It occurred to me that some of these projects had never made it onto the blog, or that even if they had, possibly not for a year or more, so here we go, a tour through my works-in-progress (presented approximately in chronological order by cast-on, according to my Ravelry notes).

Shaelyn, cast on March 3, 2013.

Shaelyn, cast on March 3, 2013.

Shaelyn has definitely been on the needles forever. I cast this on when L and I went to Eleuthra last year, and then spent the week knitting socks instead. I did work on this on the flight home, but we fit turbulence and my ruler (marking the row I was on in the chart) was jostled. I lost my place, couldn’t figure out where I was, and put the project away without trying very hard to sort things out. I may also have been frustrated by how awful this yarn was to wind (both skeins doubled back on themselves in the middle, meaning they required cutting, untangling, and rewinding). Anyway, now that I have snuggly Flukra to wear I’m dying for another equally scrumptious shawl, and this may be it.

Hunter St. Cowl, cast on April 6, 2013 (appearance not improved for having been shoved in a small bag. Ahem.)

Hunter St. Cowl, cast on April 6, 2013 (appearance not improved for having been shoved in a small bag. Ahem.)

There is no excuse for my languishing Hunter St. Cowl except that I cast it on during the same period as most of these WIPs, so it may have been the victim of my restless spirit and a spate of startitis. I love this pattern, I love this yarn (Tanis Fiber Arts Pink Label lace weight in Lucky Penny), and even though I’m not really a cowl person, I sense this is one I would wear. Progress was slow at the beginning, and I guess I was in the mood for some quick gratification, so I cast this aside. I would like to wear it this spring though.

Grace, cast on June 1, 2013.

Grace, cast on June 1, 2013.

Not finishing Grace is my No. 1 knitting regret of last year. I cast it on a little too close to summer, I think, and put it down in favour of Kit, and then never quite got around to finishing it. I always forget that fall is pretty much all holiday knitting, which means that great lightweight cardigans that I’d wear all winter basically need to be knit before the end of September. I might not pick this up before New Girl, but I think it’ll be the first thing I knit afterwards – I hope I left myself a good note about where I was in the pattern.

Daphne, cast on July 18.

Daphne, cast on July 18, 2013

The minute it gets warm, I’m knocking out this second Daphne sock. This is less second-sock syndrome than putting down a for-me knit to pick up a gift-knit, and then not quite getting back to it. That being said, the first sock flew off my needles (having knit the pattern before made it easy to return to), so I know these will be quick to turnaround when the weather improves (wool/silk/bamboo blend yarn in openwork just isn’t robust enough for winter).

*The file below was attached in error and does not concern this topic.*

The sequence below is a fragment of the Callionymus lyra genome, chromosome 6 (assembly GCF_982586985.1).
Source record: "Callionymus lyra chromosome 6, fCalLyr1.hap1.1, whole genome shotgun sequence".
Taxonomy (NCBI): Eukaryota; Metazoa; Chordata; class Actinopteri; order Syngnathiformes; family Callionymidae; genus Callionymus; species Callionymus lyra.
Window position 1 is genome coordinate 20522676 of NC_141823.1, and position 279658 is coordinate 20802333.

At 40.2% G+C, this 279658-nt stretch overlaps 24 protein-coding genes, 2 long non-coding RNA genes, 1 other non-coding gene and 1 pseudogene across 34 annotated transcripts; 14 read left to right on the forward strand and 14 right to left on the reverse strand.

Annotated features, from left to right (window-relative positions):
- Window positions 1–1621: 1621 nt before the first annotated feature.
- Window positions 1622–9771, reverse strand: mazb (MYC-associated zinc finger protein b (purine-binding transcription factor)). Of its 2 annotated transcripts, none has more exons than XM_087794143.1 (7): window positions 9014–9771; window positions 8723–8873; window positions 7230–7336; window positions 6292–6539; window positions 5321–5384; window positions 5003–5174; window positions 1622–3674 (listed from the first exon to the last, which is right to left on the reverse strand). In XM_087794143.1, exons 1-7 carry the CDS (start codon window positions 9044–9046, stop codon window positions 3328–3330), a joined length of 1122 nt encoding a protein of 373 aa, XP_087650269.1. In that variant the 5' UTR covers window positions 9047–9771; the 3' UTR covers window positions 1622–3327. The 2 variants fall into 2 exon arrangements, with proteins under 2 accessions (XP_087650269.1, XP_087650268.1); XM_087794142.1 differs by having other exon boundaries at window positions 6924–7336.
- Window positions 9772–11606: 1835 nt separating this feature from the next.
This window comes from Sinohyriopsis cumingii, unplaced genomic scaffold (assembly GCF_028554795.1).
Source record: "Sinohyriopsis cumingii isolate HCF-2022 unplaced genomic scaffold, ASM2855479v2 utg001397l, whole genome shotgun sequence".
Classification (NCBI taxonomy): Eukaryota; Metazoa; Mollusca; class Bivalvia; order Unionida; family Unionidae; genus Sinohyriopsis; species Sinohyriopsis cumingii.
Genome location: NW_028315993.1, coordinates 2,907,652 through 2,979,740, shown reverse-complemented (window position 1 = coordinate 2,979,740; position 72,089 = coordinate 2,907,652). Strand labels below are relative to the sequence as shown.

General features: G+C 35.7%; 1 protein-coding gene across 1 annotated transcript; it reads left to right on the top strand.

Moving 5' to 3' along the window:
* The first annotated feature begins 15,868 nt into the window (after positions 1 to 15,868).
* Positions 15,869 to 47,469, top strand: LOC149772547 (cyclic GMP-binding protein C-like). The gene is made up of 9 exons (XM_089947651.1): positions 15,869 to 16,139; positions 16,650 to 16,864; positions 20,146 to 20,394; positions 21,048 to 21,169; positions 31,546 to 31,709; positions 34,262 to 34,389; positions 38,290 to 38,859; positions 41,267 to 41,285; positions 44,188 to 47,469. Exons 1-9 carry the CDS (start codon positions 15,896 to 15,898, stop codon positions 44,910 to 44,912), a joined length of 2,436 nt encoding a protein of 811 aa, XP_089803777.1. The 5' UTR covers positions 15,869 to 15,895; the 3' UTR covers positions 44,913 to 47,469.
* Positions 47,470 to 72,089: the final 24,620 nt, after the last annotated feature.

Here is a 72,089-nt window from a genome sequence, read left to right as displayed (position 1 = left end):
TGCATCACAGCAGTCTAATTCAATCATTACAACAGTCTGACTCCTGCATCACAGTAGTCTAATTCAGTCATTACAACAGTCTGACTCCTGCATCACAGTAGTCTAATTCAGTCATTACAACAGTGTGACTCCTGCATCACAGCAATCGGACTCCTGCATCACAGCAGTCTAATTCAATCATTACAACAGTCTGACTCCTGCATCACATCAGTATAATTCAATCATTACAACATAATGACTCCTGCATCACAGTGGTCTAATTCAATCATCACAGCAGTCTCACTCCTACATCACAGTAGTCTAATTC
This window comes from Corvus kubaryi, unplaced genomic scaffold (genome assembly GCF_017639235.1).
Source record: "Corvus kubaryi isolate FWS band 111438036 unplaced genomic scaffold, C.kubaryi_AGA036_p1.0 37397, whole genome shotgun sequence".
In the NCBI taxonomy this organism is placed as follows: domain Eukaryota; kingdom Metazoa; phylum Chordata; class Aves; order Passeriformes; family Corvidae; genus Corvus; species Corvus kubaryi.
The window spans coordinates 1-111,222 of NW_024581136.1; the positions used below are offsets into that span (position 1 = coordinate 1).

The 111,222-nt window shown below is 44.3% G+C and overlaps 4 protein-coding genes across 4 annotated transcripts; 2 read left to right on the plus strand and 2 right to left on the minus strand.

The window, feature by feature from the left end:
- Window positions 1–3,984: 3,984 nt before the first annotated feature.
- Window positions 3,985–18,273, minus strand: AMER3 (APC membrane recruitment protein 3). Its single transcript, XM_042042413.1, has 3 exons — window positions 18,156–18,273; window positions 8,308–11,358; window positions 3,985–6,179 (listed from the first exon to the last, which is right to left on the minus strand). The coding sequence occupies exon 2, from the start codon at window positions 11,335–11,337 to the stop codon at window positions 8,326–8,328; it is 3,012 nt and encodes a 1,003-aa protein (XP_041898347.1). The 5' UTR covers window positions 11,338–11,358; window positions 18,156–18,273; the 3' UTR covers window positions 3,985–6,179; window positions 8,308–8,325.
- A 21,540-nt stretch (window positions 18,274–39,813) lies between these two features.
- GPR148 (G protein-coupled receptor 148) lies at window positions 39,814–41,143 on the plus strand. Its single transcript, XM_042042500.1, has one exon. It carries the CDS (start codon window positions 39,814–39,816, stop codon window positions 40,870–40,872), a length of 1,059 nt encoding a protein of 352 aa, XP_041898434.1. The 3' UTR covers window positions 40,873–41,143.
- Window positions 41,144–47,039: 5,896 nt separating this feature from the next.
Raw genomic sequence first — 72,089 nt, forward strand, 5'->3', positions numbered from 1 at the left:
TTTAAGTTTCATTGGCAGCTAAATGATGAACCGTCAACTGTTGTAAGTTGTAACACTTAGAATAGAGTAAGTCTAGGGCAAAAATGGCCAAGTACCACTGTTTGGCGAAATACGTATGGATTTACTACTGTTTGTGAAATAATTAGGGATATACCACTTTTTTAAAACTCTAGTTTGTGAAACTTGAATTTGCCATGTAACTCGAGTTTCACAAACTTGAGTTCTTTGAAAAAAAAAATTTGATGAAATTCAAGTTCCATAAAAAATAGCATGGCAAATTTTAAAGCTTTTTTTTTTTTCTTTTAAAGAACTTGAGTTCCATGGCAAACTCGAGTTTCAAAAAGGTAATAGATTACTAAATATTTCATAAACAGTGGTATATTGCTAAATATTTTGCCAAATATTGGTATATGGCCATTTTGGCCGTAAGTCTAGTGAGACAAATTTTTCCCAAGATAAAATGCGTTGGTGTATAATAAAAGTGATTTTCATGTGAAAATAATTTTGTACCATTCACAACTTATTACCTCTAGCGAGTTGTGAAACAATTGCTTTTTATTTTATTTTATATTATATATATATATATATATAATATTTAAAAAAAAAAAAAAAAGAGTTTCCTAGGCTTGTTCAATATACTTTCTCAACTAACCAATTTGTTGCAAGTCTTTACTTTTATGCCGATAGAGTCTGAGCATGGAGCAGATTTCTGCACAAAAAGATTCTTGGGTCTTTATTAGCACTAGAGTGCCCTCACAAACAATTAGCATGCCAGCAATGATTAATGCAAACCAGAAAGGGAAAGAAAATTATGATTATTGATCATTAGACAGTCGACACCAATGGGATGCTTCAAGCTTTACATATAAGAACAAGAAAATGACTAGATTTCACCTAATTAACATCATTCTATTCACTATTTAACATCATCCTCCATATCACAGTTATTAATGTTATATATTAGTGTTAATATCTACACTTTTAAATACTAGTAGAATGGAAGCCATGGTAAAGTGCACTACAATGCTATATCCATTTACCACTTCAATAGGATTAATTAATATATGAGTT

Stasis, cast on Feb. 2, 2014

Stasis, cast on Feb. 2, 2014

Stasis is a pretty recent WIP. I cast on the week before the Olympics, but it’s true what they say about knitting white/grey yarn in February. I got through the colourwork without incident, but the minute I got into the fields of stockinette I just couldn’t handle it. This is a shade I love to wear in the winter, but one I apparently can’t knit with. I’ll pick this back up in May (before it’s too hot to have a sweater in my lap) and finish it so it’s ready for me in the fall.

And I think that’s it! What do you think? Are you shocked I have any needles left for new projects or are you laughing that I think this is a lot of WIPs?



The weather here has been all over the place. I don’t know what I was expecting (not true, I was expecting summer), but this is not it. One day is hot the next day is so cold I feel justified in still having my wool cardigans in my closet. All of which is to say, as the weather shifts, so does what I want to be knitting.

I was actually going to buy purple, but I even changed my mind about that when I saw the yellow.

I was actually going to buy purple, but I even changed my mind about that when I saw the yellow.

Three days ago I was just about ready to put Grace down and wait till the end of the summer to finish. I even went so far as to buy some linen (Louet Euroflax in Goldenrod) to knit myself the Kit Camisole. Then the weather turned and I’m back to Grace and the linen remains unwound.